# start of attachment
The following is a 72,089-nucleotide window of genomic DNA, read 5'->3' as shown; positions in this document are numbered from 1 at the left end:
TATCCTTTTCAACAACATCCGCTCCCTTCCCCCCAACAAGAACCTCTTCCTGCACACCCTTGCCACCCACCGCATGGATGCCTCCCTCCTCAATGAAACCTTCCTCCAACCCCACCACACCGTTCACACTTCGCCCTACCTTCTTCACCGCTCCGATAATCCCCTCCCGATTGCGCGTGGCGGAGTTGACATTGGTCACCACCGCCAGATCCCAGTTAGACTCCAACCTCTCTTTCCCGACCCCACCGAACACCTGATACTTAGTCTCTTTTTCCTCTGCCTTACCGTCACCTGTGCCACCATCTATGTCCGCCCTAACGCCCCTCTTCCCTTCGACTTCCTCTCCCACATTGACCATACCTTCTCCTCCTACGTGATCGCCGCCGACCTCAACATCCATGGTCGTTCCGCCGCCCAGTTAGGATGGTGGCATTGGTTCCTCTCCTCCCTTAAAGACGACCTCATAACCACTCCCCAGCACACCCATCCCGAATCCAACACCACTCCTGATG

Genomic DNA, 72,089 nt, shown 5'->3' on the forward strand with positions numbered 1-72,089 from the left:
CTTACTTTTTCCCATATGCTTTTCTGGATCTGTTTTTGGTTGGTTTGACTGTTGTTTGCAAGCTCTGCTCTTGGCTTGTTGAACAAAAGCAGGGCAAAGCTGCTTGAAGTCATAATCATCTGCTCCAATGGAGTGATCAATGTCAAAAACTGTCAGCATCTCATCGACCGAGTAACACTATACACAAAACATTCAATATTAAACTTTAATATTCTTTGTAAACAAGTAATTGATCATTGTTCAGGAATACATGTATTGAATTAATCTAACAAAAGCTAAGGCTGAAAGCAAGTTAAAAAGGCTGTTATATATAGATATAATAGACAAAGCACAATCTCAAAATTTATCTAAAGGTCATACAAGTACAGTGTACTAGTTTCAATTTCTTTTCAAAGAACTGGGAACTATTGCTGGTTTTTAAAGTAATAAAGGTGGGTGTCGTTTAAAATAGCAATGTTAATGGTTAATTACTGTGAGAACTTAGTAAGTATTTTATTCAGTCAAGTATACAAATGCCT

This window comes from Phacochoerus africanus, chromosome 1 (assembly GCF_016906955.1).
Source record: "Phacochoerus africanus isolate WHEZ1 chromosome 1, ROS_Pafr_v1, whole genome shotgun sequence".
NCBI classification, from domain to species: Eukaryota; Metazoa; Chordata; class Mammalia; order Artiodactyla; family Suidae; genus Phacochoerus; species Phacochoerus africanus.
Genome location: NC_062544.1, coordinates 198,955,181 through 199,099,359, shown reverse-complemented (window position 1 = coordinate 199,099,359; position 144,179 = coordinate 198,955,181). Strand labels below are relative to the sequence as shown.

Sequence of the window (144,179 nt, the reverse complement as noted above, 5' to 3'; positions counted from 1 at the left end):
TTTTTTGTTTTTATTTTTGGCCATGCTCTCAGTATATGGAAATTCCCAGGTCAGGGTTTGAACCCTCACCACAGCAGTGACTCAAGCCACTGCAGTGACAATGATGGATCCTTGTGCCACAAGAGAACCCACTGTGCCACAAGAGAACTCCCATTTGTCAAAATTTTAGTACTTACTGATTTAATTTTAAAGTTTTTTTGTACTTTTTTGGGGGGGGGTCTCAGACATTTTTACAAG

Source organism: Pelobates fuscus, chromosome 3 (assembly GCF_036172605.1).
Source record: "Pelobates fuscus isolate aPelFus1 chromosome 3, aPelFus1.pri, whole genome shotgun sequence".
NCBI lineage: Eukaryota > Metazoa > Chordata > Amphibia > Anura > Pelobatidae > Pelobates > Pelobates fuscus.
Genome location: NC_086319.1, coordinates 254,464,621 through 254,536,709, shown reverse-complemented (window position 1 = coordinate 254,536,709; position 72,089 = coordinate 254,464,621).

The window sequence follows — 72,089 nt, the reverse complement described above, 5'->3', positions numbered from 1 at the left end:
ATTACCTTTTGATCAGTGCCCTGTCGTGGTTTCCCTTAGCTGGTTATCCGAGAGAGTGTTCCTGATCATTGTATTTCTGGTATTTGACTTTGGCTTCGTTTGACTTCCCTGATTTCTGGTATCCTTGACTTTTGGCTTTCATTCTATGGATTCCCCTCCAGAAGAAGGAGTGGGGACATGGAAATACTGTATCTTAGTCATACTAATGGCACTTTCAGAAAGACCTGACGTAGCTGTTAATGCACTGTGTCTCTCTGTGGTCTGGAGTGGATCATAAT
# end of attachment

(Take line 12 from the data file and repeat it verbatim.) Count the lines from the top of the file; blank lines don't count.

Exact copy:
Source record: "Pelobates fuscus isolate aPelFus1 chromosome 3, aPelFus1.pri, whole genome shotgun sequence".